The Amunataba Dance Band are similarly obscure to me, but what a fine album Akenzua (Mikii MAK 504, 1978) is! Sweet guitar highlife in the Peacocks mode, and isn't the front cover great?

Amunataba Dance Band - Eronmwon

Amunataba Dance Band - Akenzua



Willy Adamosa Osagiede got in touch with me many years ago, and even sent me a CD of his recent recordings. Like all of the musicians here, he was most popular in the '70s and '80s. He's presently based in the San Francisco Bay Area, and you can access his MySpace page here. Here are some tracks from his 1976 LP Ukpakon (Afrodisia DWAPS 70):

Adamosa Osagiede & his International Band - Amayamwen Nue

Adamosa Osagiede & his International Band - Igho Nogie

Adamosa Osagiede & his International Band - Wa Gha Hio



Osayomore Joseph's Afro-funk sound has recently drawn some notice thanks to his contribution to the recent Soundway compilation Nigeria Special. Here's a song from his 1982 LP Ulele in Transit (Emotan EMOLP 01):

Osayomore Joseph & the Ulele Power Sound - Efewedo



And here's one from another 1982 album Over the Bar. . . I Beg You . . . (Emotan EMOLP 02):

Osayomore Joseph & his Ulele Power Sound - Alele




Winding things down in style with Idemudia Cole's Talents of Benin, whose Talents of Benin Vol. 5 (Shanu Olu SOS 127, 1981) is as wonderful an example of Edo highlife as you'll ever find:

The Talents of Benin - Ovbiokhokho



9 comments:

TP Africa said...

Thank Likembe!
Here you can listen the two Osayomore LPs ...

http://www.tpafrica.it/2010/07/ambassador-joseph-osayomore.html

Dolf Motz said...

Thank you very much. You are an inspiration for me. (MakossaOriginal)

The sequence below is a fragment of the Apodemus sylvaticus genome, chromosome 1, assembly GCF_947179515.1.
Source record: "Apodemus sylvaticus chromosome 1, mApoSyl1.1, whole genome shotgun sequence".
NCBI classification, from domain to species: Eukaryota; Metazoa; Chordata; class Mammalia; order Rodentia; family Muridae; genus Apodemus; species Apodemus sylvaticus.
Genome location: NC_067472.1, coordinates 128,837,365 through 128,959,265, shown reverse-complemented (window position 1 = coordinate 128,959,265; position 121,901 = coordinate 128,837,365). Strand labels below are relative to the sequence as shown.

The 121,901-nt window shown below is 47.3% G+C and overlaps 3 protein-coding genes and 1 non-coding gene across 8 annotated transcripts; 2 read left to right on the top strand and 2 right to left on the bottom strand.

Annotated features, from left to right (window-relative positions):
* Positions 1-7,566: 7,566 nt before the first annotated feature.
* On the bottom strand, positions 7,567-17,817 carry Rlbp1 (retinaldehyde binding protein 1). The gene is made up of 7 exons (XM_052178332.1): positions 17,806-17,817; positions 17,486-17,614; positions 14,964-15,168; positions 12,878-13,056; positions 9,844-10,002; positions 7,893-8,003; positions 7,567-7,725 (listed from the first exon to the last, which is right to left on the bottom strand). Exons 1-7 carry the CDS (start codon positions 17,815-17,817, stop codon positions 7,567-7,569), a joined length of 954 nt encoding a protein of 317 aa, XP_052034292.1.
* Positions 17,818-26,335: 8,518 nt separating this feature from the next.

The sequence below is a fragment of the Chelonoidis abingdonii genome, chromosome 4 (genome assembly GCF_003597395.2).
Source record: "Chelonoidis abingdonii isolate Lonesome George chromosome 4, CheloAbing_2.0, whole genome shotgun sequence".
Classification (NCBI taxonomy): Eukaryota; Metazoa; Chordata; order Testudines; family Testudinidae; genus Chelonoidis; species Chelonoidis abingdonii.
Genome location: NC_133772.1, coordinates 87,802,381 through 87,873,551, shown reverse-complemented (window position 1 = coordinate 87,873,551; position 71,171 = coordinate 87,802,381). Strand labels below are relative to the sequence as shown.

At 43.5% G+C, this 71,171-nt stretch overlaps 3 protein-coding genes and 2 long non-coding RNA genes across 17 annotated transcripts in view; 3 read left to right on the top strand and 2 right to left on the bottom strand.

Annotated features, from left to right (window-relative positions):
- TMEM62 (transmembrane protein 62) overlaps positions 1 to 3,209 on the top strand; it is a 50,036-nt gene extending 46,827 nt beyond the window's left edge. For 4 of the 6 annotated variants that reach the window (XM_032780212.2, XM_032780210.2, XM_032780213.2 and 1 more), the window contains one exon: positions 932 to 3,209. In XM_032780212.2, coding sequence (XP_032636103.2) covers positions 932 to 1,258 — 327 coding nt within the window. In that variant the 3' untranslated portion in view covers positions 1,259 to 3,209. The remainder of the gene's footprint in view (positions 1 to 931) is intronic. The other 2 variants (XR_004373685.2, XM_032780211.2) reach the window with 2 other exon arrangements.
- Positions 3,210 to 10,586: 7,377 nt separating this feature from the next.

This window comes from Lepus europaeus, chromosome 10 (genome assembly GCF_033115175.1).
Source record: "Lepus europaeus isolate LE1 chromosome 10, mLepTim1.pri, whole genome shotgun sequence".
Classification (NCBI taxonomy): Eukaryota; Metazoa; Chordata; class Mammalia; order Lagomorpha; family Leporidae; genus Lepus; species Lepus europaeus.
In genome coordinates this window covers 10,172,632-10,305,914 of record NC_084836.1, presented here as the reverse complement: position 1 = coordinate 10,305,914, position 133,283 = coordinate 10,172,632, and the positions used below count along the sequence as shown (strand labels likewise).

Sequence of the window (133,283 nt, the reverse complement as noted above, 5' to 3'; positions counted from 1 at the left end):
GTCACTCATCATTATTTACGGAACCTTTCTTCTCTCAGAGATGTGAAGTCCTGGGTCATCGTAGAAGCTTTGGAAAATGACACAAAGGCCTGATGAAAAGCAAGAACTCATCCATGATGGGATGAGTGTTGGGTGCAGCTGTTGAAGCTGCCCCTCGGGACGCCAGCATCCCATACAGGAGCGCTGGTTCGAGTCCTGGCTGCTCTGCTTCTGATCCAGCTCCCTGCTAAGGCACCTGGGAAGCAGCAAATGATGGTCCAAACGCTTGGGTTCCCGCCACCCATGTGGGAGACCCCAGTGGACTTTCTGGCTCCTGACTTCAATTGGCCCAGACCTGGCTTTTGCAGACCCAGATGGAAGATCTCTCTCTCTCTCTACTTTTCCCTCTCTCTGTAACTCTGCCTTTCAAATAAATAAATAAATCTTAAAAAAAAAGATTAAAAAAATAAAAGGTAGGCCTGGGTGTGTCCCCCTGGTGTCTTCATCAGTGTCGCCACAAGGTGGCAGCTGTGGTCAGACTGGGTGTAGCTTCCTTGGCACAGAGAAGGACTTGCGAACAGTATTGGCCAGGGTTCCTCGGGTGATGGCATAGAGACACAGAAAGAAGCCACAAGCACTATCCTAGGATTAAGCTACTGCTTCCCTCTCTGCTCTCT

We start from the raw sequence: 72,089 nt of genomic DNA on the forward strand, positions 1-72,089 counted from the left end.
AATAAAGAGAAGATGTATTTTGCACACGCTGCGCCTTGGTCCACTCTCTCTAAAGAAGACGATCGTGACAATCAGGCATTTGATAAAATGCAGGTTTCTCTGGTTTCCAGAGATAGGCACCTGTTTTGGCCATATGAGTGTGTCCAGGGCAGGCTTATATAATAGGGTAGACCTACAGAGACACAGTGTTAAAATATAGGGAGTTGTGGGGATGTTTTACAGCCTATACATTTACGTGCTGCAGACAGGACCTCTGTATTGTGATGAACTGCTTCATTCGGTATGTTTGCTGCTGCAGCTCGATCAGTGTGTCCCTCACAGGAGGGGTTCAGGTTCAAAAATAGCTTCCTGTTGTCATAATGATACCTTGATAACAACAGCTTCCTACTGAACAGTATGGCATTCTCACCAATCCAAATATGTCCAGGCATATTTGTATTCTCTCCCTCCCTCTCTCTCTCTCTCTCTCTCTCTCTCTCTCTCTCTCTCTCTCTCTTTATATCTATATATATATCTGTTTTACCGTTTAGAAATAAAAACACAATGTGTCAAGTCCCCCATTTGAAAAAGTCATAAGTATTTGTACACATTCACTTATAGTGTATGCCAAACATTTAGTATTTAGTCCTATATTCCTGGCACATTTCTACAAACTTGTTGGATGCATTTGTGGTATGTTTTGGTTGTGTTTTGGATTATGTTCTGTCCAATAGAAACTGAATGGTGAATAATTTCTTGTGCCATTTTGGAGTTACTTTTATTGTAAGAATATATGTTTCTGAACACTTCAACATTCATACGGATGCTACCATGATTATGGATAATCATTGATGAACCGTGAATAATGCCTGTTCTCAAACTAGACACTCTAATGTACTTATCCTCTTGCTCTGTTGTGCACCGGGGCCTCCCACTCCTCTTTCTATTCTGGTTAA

John B. said...

TP: What a coincidence that we both posted songs by Osayomore.

Caetano said...

this is a great website, I'm a brazilian musician and am now discovering the richness of ethiopian music
I'll be visiting more often
p.s. now that I've heard Etu Gèla I can die

Anonymous said...

hi there,

thank you very much for this post!! some nigerian highlife again since a long long time :)

thanks again for all the other music here!

greetings from germany

zim said...

Great Post John. There was a really nice exhibition of artwork from the Benin empire at the Art Institute of chicago a while back, some of the selections can still be seen here:

http://www.artic.edu/aic/collections/exhibitions/benin/index

Comb & Razor said...

Great post, and quite welcome as I've been on a heavy Bini highlife (especially Idemudia Cole) kick lately!

One interesting thing I recently learned about Benin highlife is that much of it is actually funeral music! Benin has a very serious funeral culture and every Friday there are scores of wakes where this music is played live and the attendees boogie down all night (think New Orleans second-line).

I think that accounts for the funky texture and often extended playing times of the songs.

Anonymous said...

Thank you for another instructive lesson in geography, history and music.

Greetings from Austria ;-)

Edmund

Anonymous said...

Thanks for another great lesson.